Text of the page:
Mark Lewis, University of Alberta
The Mathematics Behind Biological Invasions
This research project will have an impact on Canada’s ability to proactively combat invasive species with early detection and rapid response. Mark Lewis plans to develop mathematical model structures to better detect and fight against harmful species such as weeds, insect pest and aquatic pest which threaten ecosystems. This is important to the protection of biodiversity. Mark Lewis is the 2011 recipient of the CRM-Fields-PIMS Prize, the top mathematical prize in Canada.
Kerry Rowe, Queen’s University
Long-term Performance of Landfill Systems: Protecting Future Generations from Contaminants of Concern
Kerry Rowe will examine the effectiveness of the modern barriers systems used in landfills to contain contaminants of emerging concern, like bisphenol-A, and develop guidelines for the design of barrier systems and landfill operations that will provide long-term environmental protection. He has received many awards and accolades for his research, including being elected a Foreign Fellow of the Royal Academy of Engineering UK in 2010. His methods have been adopted by regulatory authorities in Canada and around the world.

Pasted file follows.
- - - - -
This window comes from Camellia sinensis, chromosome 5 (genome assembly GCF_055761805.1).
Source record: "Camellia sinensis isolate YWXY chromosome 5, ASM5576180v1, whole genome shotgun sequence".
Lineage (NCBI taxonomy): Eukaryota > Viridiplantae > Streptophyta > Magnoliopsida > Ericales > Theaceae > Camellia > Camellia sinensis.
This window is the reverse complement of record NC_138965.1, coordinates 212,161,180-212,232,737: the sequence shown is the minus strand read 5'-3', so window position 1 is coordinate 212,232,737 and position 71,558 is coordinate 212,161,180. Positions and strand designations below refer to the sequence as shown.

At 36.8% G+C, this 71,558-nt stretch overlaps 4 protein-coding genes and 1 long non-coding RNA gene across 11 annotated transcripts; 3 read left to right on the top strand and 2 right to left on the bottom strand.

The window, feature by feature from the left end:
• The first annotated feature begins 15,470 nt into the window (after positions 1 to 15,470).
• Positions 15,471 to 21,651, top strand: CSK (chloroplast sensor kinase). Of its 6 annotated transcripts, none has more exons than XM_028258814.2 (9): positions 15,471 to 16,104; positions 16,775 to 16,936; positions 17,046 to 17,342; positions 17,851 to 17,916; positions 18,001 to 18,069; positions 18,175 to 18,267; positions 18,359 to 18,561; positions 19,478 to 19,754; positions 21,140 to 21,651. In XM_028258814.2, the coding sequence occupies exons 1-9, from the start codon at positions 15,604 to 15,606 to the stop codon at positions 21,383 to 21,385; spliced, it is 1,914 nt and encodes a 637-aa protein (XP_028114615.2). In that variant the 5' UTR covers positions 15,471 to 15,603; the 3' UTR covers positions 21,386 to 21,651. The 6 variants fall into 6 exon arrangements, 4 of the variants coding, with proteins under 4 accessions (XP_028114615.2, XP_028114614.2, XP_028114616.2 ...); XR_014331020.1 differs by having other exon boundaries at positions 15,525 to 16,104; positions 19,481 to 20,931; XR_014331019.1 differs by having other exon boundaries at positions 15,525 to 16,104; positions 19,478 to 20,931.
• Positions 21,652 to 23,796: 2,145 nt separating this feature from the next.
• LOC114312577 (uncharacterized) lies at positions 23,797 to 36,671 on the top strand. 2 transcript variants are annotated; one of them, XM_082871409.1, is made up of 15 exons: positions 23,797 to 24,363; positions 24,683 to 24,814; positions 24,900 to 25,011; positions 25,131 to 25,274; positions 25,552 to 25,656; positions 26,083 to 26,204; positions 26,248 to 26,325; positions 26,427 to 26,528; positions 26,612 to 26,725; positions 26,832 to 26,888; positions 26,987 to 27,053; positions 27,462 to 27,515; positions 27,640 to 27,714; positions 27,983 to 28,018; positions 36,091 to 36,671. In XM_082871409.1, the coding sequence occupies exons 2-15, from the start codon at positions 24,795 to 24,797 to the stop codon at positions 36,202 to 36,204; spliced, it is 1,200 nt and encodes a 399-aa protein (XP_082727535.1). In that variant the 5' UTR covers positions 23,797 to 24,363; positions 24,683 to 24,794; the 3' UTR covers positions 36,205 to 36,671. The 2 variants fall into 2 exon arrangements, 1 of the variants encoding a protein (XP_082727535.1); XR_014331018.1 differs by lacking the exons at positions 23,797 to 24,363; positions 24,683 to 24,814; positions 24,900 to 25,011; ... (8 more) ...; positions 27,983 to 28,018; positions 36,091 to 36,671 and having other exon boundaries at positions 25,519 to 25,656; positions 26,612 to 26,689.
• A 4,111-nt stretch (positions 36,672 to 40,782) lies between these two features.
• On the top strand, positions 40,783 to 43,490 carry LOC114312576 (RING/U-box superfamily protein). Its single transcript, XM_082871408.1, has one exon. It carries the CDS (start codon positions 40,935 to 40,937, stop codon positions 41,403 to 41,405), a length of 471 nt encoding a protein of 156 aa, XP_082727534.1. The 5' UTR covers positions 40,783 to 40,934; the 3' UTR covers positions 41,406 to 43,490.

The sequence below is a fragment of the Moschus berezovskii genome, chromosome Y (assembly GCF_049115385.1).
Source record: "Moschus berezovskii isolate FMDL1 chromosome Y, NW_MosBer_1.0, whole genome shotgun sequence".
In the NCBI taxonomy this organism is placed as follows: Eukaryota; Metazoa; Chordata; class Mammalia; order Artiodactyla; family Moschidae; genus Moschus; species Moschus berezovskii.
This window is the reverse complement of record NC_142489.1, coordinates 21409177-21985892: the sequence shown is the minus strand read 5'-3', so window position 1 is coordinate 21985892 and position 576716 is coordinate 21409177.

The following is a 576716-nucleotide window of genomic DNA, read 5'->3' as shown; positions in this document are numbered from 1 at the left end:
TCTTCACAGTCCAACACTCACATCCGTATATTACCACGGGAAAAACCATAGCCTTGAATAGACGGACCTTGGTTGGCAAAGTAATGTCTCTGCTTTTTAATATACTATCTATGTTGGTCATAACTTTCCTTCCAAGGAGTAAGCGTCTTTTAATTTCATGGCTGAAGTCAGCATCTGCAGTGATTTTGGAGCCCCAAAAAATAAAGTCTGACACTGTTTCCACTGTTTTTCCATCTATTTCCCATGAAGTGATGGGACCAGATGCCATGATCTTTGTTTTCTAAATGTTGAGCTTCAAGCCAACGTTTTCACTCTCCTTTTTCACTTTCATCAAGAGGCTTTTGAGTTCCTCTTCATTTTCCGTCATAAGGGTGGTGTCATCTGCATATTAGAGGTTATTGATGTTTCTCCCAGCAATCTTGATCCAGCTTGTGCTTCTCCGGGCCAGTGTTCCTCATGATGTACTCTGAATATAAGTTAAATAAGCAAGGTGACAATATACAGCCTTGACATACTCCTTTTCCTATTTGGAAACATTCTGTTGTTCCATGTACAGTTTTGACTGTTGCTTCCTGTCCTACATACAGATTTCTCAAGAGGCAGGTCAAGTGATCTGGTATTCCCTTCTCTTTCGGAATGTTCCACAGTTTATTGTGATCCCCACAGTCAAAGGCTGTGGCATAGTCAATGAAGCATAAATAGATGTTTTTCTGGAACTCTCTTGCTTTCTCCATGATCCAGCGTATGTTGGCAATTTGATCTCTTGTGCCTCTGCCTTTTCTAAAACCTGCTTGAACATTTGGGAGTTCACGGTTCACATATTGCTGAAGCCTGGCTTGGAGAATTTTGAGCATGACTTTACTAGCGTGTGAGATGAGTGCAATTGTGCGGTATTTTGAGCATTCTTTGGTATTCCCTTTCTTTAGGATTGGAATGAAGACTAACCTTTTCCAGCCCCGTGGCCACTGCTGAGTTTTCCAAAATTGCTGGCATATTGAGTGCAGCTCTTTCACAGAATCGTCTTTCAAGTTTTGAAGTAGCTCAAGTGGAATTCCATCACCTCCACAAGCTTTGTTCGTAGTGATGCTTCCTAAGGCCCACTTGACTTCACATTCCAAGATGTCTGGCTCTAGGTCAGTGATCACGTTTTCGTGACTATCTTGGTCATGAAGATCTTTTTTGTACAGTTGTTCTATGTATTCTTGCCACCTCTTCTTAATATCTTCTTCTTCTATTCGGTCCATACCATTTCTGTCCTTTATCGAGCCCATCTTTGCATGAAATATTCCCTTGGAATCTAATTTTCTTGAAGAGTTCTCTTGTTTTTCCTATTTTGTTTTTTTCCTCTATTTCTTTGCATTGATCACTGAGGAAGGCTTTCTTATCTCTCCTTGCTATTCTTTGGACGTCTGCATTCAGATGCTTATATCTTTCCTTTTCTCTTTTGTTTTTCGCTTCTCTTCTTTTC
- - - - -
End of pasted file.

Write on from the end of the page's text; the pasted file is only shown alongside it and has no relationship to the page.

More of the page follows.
Suning Wang, Queen’s University
Blue Phosphorescent Metal Compounds for High Efficiency Organic Light Emitting Devices
Suning Wang’s project concerns the development of devices that are expected to gradually replace currently used lighting technologies. She will further the research on blue phosphorescent compounds for high efficiency organic light-emitting devices. These could be used in light bulbs that would consume less energy than incandescent light bulbs without the need for toxic metals present in fluorescent light bulbs. She is one of the most successful and recognized Canadian researchers in organometallic and materials chemistry.
The Canada Council for the Arts Killam Research Fellowships are made possible through the Killam Trusts, a bequest of Mrs. Dorothy J. Killam and a gift she made before her death in 1965 to honour the achievements of her late husband, Izaak Walton Killam. The awards support scholars engaged in research projects of outstanding merit in the humanities, social sciences, natural sciences, health sciences, engineering and interdisciplinary studies within these fields.
In addition to its principal role of promoting and fostering the arts, the Canada Council for the Arts administers and awards many prizes and fellowships in the arts, humanities, social sciences, natural and health sciences, engineering, and arts management. These prizes and fellowships recognize the achievements of outstanding Canadian artists, scholars, and administrators. The Canada Council is committed to raising public awareness and celebrating these exceptional people and organizations on both a national and international level.
Find a complete listing of these awards. For more information about the Killam Trusts, visit www.killamtrusts.ca.